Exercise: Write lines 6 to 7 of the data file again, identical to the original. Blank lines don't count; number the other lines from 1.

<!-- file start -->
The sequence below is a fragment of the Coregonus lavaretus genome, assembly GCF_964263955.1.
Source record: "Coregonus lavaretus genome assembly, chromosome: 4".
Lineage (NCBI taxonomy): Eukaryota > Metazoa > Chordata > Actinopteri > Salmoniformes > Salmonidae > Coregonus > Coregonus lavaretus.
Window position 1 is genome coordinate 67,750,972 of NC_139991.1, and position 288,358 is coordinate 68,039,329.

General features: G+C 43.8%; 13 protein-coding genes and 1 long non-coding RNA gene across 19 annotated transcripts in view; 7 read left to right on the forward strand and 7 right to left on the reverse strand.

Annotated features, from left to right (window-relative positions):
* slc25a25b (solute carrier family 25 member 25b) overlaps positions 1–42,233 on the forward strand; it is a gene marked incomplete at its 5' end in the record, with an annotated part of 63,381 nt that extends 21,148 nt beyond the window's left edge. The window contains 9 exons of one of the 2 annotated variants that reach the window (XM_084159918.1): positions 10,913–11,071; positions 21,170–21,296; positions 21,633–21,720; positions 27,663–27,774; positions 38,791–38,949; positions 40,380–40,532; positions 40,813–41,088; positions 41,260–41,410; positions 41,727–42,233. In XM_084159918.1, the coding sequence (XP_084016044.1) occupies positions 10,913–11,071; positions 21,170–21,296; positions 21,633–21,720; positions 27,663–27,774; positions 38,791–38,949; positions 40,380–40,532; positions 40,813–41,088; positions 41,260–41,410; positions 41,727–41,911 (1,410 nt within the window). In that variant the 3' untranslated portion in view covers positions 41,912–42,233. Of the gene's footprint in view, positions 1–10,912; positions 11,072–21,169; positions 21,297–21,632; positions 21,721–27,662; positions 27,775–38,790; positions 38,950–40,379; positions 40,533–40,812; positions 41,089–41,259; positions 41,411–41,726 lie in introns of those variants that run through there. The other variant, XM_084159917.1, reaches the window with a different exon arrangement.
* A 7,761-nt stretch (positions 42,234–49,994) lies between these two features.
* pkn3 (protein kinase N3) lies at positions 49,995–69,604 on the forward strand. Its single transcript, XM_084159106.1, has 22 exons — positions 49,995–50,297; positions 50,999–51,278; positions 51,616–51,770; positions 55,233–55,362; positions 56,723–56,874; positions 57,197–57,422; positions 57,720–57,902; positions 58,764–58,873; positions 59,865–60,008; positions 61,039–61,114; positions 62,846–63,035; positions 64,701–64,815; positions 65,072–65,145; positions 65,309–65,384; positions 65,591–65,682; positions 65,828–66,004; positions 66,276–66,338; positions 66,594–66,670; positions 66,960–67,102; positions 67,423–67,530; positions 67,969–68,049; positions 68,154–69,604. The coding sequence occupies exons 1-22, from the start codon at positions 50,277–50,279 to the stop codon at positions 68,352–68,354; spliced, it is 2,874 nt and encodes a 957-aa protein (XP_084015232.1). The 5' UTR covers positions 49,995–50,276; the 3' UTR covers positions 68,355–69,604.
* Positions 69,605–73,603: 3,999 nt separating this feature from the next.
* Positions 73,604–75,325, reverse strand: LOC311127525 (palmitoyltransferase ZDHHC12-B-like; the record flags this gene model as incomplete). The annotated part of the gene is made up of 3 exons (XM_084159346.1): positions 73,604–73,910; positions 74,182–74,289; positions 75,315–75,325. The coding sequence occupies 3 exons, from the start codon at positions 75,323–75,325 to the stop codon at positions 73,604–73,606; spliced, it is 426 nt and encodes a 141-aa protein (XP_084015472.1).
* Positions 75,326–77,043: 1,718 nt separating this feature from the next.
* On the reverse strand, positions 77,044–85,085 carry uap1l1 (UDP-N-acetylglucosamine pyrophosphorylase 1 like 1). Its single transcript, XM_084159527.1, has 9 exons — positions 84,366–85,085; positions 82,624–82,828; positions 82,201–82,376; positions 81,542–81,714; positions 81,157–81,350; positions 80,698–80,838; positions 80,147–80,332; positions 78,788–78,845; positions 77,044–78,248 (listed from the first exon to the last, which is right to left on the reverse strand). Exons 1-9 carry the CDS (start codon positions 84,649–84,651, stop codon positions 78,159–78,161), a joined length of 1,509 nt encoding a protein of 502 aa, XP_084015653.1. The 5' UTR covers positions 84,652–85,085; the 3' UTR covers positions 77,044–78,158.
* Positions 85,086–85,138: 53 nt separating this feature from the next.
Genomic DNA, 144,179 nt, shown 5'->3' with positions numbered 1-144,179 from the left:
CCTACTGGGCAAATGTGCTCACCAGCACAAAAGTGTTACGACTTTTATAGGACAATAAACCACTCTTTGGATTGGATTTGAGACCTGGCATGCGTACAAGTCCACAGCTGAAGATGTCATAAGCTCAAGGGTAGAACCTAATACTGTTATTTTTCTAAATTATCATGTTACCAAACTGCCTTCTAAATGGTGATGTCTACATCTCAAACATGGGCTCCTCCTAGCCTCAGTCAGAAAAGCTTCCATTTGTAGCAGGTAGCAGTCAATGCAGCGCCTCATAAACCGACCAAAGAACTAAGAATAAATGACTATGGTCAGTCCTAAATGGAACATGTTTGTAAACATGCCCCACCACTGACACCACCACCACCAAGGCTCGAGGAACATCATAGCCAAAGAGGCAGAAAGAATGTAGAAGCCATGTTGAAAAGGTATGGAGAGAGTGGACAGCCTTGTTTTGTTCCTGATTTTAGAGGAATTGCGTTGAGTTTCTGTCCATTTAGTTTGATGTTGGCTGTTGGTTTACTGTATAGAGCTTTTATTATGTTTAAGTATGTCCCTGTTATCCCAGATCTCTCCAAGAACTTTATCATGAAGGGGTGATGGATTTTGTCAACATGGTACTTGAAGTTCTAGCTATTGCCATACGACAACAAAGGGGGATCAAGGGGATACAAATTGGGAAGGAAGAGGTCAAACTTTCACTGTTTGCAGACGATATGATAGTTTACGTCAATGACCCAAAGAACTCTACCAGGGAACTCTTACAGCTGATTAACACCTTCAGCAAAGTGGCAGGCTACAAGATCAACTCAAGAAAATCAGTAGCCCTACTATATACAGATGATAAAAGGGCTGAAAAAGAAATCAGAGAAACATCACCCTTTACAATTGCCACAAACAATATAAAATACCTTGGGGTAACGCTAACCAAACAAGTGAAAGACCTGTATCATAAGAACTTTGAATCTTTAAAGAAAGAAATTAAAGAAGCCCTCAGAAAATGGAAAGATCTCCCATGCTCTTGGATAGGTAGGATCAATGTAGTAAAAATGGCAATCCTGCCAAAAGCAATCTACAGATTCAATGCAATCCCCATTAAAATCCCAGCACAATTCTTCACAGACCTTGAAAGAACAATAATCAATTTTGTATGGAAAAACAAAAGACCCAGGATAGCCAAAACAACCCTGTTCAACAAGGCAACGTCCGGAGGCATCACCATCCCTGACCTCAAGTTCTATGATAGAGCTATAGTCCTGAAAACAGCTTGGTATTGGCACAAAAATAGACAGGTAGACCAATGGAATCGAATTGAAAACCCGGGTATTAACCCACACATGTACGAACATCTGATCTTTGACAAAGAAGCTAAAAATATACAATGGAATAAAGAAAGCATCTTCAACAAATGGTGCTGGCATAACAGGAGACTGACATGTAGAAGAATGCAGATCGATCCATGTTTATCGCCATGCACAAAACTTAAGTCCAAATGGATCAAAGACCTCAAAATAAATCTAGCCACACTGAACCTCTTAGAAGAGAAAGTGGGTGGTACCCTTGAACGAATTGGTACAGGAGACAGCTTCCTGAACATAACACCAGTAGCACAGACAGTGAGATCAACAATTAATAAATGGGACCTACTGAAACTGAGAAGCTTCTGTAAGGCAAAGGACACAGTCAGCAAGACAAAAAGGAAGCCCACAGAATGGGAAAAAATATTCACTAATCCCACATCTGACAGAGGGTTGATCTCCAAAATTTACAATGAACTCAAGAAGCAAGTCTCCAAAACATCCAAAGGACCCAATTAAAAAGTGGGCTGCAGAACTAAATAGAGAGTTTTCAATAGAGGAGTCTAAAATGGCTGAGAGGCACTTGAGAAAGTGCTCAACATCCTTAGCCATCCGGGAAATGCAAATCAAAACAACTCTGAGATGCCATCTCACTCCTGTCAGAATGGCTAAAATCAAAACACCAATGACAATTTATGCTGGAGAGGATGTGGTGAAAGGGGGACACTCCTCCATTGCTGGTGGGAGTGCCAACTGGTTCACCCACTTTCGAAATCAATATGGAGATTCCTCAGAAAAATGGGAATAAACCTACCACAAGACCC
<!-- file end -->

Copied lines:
Annotated features, from left to right (window-relative positions):
* slc25a25b (solute carrier family 25 member 25b) overlaps positions 1–42,233 on the forward strand; it is a gene marked incomplete at its 5' end in the record, with an annotated part of 63,381 nt that extends 21,148 nt beyond the window's left edge. The window contains 9 exons of one of the 2 annotated variants that reach the window (XM_084159918.1): positions 10,913–11,071; positions 21,170–21,296; positions 21,633–21,720; positions 27,663–27,774; positions 38,791–38,949; positions 40,380–40,532; positions 40,813–41,088; positions 41,260–41,410; positions 41,727–42,233. In XM_084159918.1, the coding sequence (XP_084016044.1) occupies positions 10,913–11,071; positions 21,170–21,296; positions 21,633–21,720; positions 27,663–27,774; positions 38,791–38,949; positions 40,380–40,532; positions 40,813–41,088; positions 41,260–41,410; positions 41,727–41,911 (1,410 nt within the window). In that variant the 3' untranslated portion in view covers positions 41,912–42,233. Of the gene's footprint in view, positions 1–10,912; positions 11,072–21,169; positions 21,297–21,632; positions 21,721–27,662; positions 27,775–38,790; positions 38,950–40,379; positions 40,533–40,812; positions 41,089–41,259; positions 41,411–41,726 lie in introns of those variants that run through there. The other variant, XM_084159917.1, reaches the window with a different exon arrangement.